12 Years After

Thoughts on the 9/11 attack on the U.S. Consulate in Afghanistan

Few dates generate as much apprehension among coalition forces in Afghanistan as Sept. 11. Twelve years after the searing trauma from which the international mandate in Afghanistan emerged, the approaching anniversary still sharpens one’s focus on potential threats — which feel more imminent than normal: a dust trail approaching from the horizon, a discoloration on the road surface, a motorbike speeding through traffic, a sideways glance and a hand in a pocket.

Even in Herat, in the more verdant and calm western portion of Afghanistan where I’ll be stationed for the next few months, one finds little relaxation in the date’s taut expectations. Impassively, the citadel of Alexander the Great stands over the city he conquered 2,300 years ago, having watched waves of invaders crest and recede over the centuries, unsympathetic to passing dangers to transient armies.

So when gunfire erupted around the city the evening of Sept. 11, it seemed obvious that the worst potentials of the day had come to pass. A sprint to our building’s secure overwatch position, body armor over my shoulder and weapon on my hip, left me breathless but ready to make an attack on our compound as costly to an approaching enemy as possible.

Fortunately, the only cost of the sprint was to my pride. Looking out at the city, I saw that the tracer-lit gunfire all arced skyward. In the 97th minute of the South Asian Football Federation Championship, the Afghan national team had secured a 2-0 win over India, earning the nation’s first international soccer title and uniting the country in celebration not seen since long before the Taliban had banned sporting events and transformed soccer stadiums into execution arenas.

In Herat, the hometown of several national soccer stars, in downtown Taraqi Park — rebuilt in partnership between the city government and the Italian military — men embraced, danced, waved the Afghan national flag and fired anything that could brighten the night sky.

As the celebration continued, it seemed like the project of rebuilding an Afghan identity had taken a tremendous step forward, one that justified the sacrifices of the last decade. That warm night, it felt like the fever of violence, exerting such a tight grip on Afghanistan since before Sept. 11, was breaking.

The car horns and celebratory gunfire continued late into the night, and I put away my body armor with a sense of exhilaration.

A bit more than 24 hours later, I awoke on Friday morning to pounding on my door. I looked out my window to see a huge plume of smoke rising above downtown Herat. I grabbed my body armor, running again, and emerged into the early morning sunlight to hear that the U.S. Consulate, where a significant portion of our development planning is done in downtown Herat, had been struck by two vehicle-borne IEDs (improvised explosive devices) and was under direct fire.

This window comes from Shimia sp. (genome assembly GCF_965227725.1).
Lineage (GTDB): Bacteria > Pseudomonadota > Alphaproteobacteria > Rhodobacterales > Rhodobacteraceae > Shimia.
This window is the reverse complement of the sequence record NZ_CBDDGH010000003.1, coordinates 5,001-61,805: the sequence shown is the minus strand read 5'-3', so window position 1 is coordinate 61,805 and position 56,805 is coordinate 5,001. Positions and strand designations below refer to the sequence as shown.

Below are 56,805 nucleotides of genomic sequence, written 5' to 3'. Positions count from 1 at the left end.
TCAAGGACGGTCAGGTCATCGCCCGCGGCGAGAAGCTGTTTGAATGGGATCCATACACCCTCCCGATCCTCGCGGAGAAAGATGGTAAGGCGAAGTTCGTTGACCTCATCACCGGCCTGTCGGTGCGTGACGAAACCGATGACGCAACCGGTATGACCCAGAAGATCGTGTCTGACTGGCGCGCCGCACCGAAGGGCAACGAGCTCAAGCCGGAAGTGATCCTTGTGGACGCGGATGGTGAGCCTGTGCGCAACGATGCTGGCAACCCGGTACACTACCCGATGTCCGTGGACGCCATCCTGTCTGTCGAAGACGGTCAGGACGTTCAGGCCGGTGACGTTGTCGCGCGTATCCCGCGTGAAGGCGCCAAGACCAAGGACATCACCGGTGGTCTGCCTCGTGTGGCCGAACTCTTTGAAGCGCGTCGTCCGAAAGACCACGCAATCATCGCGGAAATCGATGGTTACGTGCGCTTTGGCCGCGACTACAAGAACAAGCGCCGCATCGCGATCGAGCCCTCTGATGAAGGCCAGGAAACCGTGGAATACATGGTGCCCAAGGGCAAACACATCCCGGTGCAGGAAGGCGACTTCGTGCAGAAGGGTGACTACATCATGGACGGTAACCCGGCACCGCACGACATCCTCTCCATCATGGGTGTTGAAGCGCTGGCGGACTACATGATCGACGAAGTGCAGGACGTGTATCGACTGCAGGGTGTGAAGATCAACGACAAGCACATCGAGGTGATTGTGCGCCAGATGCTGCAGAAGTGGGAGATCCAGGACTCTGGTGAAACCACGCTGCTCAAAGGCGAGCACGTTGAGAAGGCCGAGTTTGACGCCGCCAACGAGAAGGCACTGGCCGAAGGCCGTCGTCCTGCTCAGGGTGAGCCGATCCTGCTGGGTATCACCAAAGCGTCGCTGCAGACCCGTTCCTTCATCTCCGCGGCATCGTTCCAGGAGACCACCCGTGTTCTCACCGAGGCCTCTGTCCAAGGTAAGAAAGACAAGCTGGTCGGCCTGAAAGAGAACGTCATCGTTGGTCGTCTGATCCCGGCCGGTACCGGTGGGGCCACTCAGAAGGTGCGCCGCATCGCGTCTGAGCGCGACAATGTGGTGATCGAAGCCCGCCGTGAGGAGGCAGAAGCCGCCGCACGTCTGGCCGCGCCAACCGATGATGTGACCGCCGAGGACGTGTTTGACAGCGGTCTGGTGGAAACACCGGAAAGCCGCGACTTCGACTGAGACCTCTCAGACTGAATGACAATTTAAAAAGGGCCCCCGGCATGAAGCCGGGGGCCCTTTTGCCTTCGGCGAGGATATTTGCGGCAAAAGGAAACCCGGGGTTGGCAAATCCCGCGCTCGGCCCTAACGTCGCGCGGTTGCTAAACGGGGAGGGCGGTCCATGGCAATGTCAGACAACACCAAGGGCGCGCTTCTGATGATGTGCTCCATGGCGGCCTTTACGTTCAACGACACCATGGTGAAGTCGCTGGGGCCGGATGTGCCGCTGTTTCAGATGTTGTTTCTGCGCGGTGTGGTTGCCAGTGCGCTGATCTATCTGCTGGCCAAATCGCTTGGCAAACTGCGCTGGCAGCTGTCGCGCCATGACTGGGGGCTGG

For the remainder of the morning we watched helicopters overhead racing reinforcements to the U.S. State Department compound and carrying wounded back to a nearby coalition base for medical care. We aimed our weapons outward, waiting for the next attack.

The attack on the consulate, like the Afghan soccer victory and so much of what happens here, did not stay long in American news. Optimistically, the lack of coverage stemmed from the attack being largely unsuccessful, thwarted by effective consulate security and excellent response from the Afghan National Security Forces. In reality, perhaps many simply no longer want to be reminded of the effort here.

As I put my body armor away that afternoon, a bit burned by the heat of the Herati sun, the sense of exhilaration for any advances had dried up, replaced with disbelief that time here makes much difference. Why waste time cheering for the Afghan soccer team when I could be rooting for the Ducks back in Eugene? Why find my joy in the celebrations of a foreign city seemingly so hostile to our presence when I could find joy in the welcoming arms of loved ones back home?

Such questions are always fleeting in the military, subsumed by the next task at hand. On Saturday, business continued as usual. One of our task force’s main efforts in Herat, assisting local businesses in increasing their distribution reach, seemed all the more vital as damage to the U.S. Consulate forced other development-focused personnel to depart for Kabul.

The day took us to an agricultural processing facility to evaluate and discuss export opportunities for the company’s almonds, pine nuts and chickpeas in the United States and worldwide.

Walking through the facility, surrounded by bags of produce harvested in the province’s fertile countryside, spinning conveyer belts wrapping pounds of almonds into neat plastic bags for sale in local and international markets and by Afghan women sorting chickpeas into containers varying by degree of quality, I realized that progress in Afghanistan is not accurately measured by excited sprints, either in good times or in bad.

Instead, the progress can be measured in patient, enduring efforts — observed in each successful harvest, in each shipment marked “Made in Afghanistan” boxed and ready for export and in each of the 30 men and women I met who collect a paycheck at the end of the month.

The temptation to look to quick, exciting sprints to judge our effort here, as well as elsewhere in this part of the world, is seductive, but that process is dangerously dependent on good fortune and vulnerable to enemy action. To effectively measure the difference made in the lives of the Afghan people, and thus the enduring success of the coalition effort, it is better to measure it in the separation of chickpeas.  That difference will certainly never make the news back in the U.S., and one wonders if it is enough after 12 years, but it makes all the difference in the lives of the people I have encountered here.